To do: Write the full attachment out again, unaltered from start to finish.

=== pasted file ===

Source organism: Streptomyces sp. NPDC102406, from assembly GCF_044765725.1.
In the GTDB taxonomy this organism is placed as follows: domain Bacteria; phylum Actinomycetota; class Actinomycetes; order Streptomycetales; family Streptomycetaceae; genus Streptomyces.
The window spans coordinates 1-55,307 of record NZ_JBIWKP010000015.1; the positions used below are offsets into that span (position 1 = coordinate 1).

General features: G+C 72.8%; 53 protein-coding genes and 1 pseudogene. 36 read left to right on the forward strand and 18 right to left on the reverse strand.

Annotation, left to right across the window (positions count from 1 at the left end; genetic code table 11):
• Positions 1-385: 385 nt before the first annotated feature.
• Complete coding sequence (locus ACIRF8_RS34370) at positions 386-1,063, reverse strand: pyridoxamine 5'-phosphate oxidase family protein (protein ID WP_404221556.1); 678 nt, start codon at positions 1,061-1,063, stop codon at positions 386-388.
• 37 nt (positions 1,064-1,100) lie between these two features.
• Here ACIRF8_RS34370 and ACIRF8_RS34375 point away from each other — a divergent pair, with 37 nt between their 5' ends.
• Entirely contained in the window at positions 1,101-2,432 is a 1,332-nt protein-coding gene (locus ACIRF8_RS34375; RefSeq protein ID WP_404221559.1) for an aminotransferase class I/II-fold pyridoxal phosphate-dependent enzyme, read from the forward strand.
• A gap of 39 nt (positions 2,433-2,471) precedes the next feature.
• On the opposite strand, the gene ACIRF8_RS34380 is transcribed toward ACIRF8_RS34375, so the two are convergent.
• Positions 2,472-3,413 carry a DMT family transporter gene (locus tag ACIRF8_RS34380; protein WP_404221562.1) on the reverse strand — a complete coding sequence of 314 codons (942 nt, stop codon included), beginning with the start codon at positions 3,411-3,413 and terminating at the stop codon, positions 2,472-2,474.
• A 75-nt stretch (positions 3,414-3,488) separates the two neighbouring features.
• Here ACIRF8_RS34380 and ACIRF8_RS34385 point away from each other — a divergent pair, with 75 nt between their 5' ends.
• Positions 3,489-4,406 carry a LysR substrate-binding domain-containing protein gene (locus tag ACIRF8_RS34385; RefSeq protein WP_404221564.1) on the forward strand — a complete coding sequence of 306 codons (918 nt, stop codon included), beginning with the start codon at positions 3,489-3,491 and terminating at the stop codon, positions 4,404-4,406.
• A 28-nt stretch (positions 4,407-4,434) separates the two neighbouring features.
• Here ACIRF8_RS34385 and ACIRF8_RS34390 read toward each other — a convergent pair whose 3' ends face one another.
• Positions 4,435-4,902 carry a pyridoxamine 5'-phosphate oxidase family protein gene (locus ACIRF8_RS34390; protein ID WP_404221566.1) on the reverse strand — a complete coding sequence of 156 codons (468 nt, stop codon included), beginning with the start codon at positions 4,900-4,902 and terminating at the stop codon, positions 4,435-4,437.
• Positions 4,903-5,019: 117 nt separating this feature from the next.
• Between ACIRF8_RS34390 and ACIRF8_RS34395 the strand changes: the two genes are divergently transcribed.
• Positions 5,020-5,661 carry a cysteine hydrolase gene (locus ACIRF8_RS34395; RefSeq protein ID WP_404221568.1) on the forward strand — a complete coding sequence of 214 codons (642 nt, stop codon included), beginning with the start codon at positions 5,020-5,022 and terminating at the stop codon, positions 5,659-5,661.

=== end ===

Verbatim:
Source organism: Streptomyces sp. NPDC102406, from assembly GCF_044765725.1.
In the GTDB taxonomy this organism is placed as follows: domain Bacteria; phylum Actinomycetota; class Actinomycetes; order Streptomycetales; family Streptomycetaceae; genus Streptomyces.
The window spans coordinates 1-55,307 of record NZ_JBIWKP010000015.1; the positions used below are offsets into that span (position 1 = coordinate 1).

General features: G+C 72.8%; 53 protein-coding genes and 1 pseudogene. 36 read left to right on the forward strand and 18 right to left on the reverse strand.

Annotation, left to right across the window (positions count from 1 at the left end; genetic code table 11):
• Positions 1-385: 385 nt before the first annotated feature.
• Complete coding sequence (locus ACIRF8_RS34370) at positions 386-1,063, reverse strand: pyridoxamine 5'-phosphate oxidase family protein (protein ID WP_404221556.1); 678 nt, start codon at positions 1,061-1,063, stop codon at positions 386-388.
• 37 nt (positions 1,064-1,100) lie between these two features.
• Here ACIRF8_RS34370 and ACIRF8_RS34375 point away from each other — a divergent pair, with 37 nt between their 5' ends.
• Entirely contained in the window at positions 1,101-2,432 is a 1,332-nt protein-coding gene (locus ACIRF8_RS34375; RefSeq protein ID WP_404221559.1) for an aminotransferase class I/II-fold pyridoxal phosphate-dependent enzyme, read from the forward strand.
• A gap of 39 nt (positions 2,433-2,471) precedes the next feature.
• On the opposite strand, the gene ACIRF8_RS34380 is transcribed toward ACIRF8_RS34375, so the two are convergent.
• Positions 2,472-3,413 carry a DMT family transporter gene (locus tag ACIRF8_RS34380; protein WP_404221562.1) on the reverse strand — a complete coding sequence of 314 codons (942 nt, stop codon included), beginning with the start codon at positions 3,411-3,413 and terminating at the stop codon, positions 2,472-2,474.
• A 75-nt stretch (positions 3,414-3,488) separates the two neighbouring features.
• Here ACIRF8_RS34380 and ACIRF8_RS34385 point away from each other — a divergent pair, with 75 nt between their 5' ends.
• Positions 3,489-4,406 carry a LysR substrate-binding domain-containing protein gene (locus tag ACIRF8_RS34385; RefSeq protein WP_404221564.1) on the forward strand — a complete coding sequence of 306 codons (918 nt, stop codon included), beginning with the start codon at positions 3,489-3,491 and terminating at the stop codon, positions 4,404-4,406.
• A 28-nt stretch (positions 4,407-4,434) separates the two neighbouring features.
• Here ACIRF8_RS34385 and ACIRF8_RS34390 read toward each other — a convergent pair whose 3' ends face one another.
• Positions 4,435-4,902 carry a pyridoxamine 5'-phosphate oxidase family protein gene (locus ACIRF8_RS34390; protein ID WP_404221566.1) on the reverse strand — a complete coding sequence of 156 codons (468 nt, stop codon included), beginning with the start codon at positions 4,900-4,902 and terminating at the stop codon, positions 4,435-4,437.
• Positions 4,903-5,019: 117 nt separating this feature from the next.
• Between ACIRF8_RS34390 and ACIRF8_RS34395 the strand changes: the two genes are divergently transcribed.
• Positions 5,020-5,661 carry a cysteine hydrolase gene (locus ACIRF8_RS34395; RefSeq protein ID WP_404221568.1) on the forward strand — a complete coding sequence of 214 codons (642 nt, stop codon included), beginning with the start codon at positions 5,020-5,022 and terminating at the stop codon, positions 5,659-5,661.